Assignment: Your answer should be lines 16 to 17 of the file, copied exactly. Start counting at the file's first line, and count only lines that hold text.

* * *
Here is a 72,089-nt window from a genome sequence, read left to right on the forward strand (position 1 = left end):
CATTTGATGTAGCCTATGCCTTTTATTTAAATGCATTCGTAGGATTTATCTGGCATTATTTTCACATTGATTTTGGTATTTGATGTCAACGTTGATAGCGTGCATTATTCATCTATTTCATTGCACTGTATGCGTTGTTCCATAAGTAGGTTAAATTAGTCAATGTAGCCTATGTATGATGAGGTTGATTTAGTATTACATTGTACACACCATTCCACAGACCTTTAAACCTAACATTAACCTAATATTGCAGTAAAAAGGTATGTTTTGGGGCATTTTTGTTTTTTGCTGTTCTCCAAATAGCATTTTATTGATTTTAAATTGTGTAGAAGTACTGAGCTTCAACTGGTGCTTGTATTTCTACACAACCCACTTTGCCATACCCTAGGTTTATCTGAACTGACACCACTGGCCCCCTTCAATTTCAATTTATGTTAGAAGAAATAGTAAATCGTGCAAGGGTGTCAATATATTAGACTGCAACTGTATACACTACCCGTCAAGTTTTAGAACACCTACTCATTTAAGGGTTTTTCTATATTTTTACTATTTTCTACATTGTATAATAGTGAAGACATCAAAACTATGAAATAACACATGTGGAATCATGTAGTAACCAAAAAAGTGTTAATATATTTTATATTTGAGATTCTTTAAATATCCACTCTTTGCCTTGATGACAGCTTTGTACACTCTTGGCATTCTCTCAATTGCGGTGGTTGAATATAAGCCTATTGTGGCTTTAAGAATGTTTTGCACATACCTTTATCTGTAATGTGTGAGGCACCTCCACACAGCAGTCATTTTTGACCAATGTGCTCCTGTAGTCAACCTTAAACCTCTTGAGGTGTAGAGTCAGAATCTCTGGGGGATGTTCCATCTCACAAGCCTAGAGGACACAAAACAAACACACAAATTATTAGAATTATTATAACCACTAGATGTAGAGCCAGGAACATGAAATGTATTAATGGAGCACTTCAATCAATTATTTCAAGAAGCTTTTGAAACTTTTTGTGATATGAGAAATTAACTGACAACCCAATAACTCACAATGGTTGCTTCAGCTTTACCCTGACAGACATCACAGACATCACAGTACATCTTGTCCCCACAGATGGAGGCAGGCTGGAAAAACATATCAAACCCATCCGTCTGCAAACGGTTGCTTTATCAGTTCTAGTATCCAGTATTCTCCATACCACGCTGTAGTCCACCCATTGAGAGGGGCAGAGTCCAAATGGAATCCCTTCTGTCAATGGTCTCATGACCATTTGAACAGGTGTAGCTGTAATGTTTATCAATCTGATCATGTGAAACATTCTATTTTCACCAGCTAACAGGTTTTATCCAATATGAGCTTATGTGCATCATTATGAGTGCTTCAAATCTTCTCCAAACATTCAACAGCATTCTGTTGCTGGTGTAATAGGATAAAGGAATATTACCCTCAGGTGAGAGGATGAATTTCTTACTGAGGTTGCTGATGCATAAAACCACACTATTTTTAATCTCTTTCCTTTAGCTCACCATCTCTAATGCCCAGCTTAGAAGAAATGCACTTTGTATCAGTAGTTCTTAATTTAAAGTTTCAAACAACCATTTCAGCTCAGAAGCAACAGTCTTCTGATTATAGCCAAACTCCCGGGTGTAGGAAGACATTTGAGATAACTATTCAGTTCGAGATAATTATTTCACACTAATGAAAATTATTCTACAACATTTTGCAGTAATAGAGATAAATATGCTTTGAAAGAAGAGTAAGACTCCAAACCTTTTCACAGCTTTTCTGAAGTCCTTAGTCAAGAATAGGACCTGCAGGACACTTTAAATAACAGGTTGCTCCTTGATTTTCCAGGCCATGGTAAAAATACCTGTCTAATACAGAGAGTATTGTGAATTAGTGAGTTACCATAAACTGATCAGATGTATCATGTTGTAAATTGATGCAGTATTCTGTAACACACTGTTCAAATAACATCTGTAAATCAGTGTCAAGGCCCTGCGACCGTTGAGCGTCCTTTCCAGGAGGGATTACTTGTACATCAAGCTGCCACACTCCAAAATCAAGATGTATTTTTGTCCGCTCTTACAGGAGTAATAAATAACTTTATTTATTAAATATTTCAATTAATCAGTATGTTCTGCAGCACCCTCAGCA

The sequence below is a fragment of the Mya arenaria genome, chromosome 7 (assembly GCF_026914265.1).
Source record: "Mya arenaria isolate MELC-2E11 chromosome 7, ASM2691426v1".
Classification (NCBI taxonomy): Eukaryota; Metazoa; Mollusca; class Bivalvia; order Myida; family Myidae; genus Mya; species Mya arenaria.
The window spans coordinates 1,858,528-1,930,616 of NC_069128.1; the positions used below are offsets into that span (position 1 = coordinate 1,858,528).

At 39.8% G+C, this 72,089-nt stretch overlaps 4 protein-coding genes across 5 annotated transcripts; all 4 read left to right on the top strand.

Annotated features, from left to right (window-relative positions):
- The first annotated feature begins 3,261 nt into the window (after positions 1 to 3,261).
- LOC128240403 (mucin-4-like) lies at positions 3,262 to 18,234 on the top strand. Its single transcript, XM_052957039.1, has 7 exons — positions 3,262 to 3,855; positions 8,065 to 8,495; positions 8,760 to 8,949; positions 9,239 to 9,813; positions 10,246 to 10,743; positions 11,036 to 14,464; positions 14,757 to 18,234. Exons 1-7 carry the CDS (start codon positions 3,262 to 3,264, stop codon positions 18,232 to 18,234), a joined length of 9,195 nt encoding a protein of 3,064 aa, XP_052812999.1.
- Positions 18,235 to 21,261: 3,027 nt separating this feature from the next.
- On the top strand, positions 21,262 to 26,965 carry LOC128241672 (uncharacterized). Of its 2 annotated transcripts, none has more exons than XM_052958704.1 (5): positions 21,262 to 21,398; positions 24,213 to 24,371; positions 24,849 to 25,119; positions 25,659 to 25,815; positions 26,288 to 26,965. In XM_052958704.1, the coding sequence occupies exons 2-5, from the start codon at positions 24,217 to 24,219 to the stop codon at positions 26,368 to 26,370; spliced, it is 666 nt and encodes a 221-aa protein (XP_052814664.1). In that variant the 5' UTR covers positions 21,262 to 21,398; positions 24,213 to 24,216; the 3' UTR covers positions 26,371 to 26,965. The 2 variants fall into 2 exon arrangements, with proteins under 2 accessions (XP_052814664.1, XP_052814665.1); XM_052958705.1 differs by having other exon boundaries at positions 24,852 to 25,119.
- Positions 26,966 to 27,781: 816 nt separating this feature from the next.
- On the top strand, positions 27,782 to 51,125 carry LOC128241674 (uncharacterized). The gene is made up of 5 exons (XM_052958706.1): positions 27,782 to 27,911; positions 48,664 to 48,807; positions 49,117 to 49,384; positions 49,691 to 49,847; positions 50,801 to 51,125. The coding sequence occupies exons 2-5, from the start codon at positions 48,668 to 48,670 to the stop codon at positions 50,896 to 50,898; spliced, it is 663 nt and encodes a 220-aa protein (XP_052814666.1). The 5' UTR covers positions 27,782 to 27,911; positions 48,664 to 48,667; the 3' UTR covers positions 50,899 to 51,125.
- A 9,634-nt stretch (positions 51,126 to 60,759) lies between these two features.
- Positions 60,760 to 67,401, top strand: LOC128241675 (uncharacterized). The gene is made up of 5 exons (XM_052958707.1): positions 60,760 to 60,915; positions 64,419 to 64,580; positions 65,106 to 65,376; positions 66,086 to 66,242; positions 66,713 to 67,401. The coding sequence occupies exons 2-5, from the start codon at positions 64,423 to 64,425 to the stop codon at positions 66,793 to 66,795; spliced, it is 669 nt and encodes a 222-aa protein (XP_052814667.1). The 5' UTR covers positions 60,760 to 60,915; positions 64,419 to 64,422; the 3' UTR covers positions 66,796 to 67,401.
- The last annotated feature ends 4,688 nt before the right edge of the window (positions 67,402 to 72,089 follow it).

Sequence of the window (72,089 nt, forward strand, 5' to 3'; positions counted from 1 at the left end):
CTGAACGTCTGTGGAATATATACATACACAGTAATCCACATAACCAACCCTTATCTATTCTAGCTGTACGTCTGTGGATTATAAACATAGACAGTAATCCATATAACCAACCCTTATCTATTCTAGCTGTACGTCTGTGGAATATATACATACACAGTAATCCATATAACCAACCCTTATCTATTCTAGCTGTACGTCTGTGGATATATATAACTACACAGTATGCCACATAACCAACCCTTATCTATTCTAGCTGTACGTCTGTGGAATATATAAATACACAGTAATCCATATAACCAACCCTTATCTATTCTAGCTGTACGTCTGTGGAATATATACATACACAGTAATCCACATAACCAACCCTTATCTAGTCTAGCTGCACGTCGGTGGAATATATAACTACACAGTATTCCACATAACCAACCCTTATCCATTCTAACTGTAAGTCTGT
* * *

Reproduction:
- Positions 60,760 to 67,401, top strand: LOC128241675 (uncharacterized). The gene is made up of 5 exons (XM_052958707.1): positions 60,760 to 60,915; positions 64,419 to 64,580; positions 65,106 to 65,376; positions 66,086 to 66,242; positions 66,713 to 67,401. The coding sequence occupies exons 2-5, from the start codon at positions 64,423 to 64,425 to the stop codon at positions 66,793 to 66,795; spliced, it is 669 nt and encodes a 222-aa protein (XP_052814667.1). The 5' UTR covers positions 60,760 to 60,915; positions 64,419 to 64,422; the 3' UTR covers positions 66,796 to 67,401.
- The last annotated feature ends 4,688 nt before the right edge of the window (positions 67,402 to 72,089 follow it).